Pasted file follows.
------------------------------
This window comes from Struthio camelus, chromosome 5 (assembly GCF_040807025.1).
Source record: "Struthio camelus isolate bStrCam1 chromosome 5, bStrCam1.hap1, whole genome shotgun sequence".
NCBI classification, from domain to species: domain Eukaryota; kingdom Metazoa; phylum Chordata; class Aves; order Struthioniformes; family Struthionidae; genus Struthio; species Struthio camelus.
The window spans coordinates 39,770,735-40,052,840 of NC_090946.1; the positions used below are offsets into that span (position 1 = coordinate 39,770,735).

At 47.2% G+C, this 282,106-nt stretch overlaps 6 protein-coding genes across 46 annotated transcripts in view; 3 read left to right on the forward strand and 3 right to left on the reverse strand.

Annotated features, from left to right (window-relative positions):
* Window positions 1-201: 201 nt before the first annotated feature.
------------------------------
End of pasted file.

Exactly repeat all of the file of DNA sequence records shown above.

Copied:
This window comes from Struthio camelus, chromosome 5 (assembly GCF_040807025.1).
Source record: "Struthio camelus isolate bStrCam1 chromosome 5, bStrCam1.hap1, whole genome shotgun sequence".
NCBI classification, from domain to species: domain Eukaryota; kingdom Metazoa; phylum Chordata; class Aves; order Struthioniformes; family Struthionidae; genus Struthio; species Struthio camelus.
The window spans coordinates 39,770,735-40,052,840 of NC_090946.1; the positions used below are offsets into that span (position 1 = coordinate 39,770,735).

At 47.2% G+C, this 282,106-nt stretch overlaps 6 protein-coding genes across 46 annotated transcripts in view; 3 read left to right on the forward strand and 3 right to left on the reverse strand.

Annotated features, from left to right (window-relative positions):
* Window positions 1-201: 201 nt before the first annotated feature.